Which schools are the true ‘miracles?’
Let’s imagine that we lived in an era in which change was occurring incredibly rapidly. An era in which our information landscape was undergoing drastic transformations into new, previously-unimaginable forms. An era in which our economic landscape was destroying rock-solid, stable livelihoods due to threats from geographically-distant workers and/or devices that replaced not just human labor but also human cognition. An era in which our learning landscape was creating unprecedented powers and possibilities but also significant disruptions to deeply-entrenched institutions. An era which required ‘just tell me what to do’ learners and workers to be more autonomous and self-directed, that demanded that they be more divergent and unique rather than convergent and fungible. An era in which a premium was increasingly placed on adaptability, creativity, critical thinking, and collaborative problem-solving – all at a pace never seen before – just to make a basic living.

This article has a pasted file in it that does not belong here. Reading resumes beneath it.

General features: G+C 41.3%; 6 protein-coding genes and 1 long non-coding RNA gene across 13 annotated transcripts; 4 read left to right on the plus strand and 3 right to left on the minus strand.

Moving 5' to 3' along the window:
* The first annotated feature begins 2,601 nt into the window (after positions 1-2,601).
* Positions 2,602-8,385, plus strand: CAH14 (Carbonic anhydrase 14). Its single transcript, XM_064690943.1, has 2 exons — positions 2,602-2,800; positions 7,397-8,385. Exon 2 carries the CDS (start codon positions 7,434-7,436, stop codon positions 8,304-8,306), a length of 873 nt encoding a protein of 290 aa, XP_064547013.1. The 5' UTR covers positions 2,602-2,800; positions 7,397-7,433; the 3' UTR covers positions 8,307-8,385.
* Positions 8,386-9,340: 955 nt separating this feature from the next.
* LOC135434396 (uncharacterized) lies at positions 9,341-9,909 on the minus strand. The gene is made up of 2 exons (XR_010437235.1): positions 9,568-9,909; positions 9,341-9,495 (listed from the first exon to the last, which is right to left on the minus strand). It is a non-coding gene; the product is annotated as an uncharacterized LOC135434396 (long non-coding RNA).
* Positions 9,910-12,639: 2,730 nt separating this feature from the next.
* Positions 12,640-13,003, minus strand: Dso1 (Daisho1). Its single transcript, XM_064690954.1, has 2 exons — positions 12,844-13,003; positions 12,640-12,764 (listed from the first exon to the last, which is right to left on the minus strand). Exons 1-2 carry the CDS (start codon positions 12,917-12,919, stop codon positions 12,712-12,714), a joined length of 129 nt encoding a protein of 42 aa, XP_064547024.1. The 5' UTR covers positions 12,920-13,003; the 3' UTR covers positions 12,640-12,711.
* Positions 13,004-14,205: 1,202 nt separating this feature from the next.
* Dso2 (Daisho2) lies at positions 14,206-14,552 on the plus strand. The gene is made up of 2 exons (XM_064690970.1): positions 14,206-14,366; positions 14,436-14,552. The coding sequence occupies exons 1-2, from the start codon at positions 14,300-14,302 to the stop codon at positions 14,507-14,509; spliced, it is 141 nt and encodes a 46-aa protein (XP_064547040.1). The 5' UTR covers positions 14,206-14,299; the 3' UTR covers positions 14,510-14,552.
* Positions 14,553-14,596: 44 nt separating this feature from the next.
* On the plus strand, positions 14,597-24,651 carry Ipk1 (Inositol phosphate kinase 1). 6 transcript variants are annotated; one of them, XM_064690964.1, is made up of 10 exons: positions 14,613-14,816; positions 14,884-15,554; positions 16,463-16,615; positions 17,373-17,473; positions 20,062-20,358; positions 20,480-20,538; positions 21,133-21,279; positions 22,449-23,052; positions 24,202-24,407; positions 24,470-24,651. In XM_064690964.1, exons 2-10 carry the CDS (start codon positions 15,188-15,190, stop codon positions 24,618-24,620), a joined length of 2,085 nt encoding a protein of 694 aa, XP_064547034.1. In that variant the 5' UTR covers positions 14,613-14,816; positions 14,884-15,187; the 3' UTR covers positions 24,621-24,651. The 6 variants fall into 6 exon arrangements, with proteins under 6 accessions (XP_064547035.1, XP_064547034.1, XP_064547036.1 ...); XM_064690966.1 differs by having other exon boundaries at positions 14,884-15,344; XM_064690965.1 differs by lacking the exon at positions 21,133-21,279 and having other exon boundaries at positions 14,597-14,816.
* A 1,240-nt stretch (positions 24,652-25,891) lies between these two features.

In this imagined era, would the ‘miracle schools’ touted by the media, policymakers, and educators be the ones that prepared kids to be successful on individually-completed, standardized assessments of low-level learning?